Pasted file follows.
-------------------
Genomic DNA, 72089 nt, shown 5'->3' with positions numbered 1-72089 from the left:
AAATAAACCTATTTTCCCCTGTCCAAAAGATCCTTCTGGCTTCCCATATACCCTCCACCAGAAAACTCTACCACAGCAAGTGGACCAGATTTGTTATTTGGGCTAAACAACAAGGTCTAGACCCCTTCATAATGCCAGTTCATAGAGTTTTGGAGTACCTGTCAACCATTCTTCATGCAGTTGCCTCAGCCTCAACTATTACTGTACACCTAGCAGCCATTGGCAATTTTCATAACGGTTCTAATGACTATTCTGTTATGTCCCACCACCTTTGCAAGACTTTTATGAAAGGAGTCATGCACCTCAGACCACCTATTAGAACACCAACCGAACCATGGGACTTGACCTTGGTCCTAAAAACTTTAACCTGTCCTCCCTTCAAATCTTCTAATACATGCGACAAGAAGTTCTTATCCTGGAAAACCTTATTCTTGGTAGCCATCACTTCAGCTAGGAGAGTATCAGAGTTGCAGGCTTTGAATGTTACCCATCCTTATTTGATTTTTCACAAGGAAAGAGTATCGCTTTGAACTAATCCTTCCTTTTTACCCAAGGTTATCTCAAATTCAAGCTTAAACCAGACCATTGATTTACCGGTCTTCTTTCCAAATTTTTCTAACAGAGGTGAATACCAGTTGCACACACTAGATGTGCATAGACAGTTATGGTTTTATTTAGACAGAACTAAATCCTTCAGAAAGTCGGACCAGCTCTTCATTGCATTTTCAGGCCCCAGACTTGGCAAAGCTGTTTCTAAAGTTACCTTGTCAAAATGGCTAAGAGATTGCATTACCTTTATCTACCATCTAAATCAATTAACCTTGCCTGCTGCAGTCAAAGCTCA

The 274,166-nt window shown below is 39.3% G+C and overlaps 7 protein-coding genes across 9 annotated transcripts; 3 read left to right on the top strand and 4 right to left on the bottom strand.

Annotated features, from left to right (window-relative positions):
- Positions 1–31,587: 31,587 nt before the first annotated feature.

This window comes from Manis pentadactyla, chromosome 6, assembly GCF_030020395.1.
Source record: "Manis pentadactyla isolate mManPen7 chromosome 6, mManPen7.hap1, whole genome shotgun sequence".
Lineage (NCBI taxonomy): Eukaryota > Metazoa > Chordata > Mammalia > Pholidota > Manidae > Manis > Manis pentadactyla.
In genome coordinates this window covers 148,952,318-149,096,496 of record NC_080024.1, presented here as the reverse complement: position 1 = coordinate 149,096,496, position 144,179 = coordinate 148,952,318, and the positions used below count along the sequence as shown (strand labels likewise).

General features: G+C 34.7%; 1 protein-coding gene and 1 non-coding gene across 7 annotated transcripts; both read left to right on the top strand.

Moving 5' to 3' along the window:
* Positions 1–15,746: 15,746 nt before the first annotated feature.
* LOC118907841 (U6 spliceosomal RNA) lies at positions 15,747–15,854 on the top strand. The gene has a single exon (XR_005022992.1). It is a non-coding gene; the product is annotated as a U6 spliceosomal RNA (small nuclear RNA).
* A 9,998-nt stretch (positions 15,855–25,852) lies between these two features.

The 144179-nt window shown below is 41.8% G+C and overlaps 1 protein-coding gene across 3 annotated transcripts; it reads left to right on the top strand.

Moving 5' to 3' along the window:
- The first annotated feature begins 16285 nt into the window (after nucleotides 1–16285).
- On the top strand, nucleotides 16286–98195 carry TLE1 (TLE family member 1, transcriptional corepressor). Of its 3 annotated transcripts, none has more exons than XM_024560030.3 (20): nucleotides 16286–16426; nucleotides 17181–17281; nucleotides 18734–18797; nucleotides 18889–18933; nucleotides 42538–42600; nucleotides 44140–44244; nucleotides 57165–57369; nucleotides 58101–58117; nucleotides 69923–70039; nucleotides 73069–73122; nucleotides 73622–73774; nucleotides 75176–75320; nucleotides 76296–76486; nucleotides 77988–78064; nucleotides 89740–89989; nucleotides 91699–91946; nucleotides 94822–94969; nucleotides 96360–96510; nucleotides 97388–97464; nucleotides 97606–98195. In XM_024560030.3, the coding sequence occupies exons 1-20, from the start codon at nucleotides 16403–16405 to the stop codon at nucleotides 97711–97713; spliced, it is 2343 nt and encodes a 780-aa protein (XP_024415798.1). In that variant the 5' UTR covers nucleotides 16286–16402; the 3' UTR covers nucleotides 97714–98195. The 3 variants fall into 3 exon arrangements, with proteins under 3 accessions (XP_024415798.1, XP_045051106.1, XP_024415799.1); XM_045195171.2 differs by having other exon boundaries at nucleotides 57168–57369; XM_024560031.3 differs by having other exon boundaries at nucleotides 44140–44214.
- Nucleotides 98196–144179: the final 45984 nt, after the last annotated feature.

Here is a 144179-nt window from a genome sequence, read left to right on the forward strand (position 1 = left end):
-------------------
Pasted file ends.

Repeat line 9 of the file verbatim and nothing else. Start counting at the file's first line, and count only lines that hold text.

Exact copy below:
In genome coordinates this window covers 148,952,318-149,096,496 of record NC_080024.1, presented here as the reverse complement: position 1 = coordinate 149,096,496, position 144,179 = coordinate 148,952,318, and the positions used below count along the sequence as shown (strand labels likewise).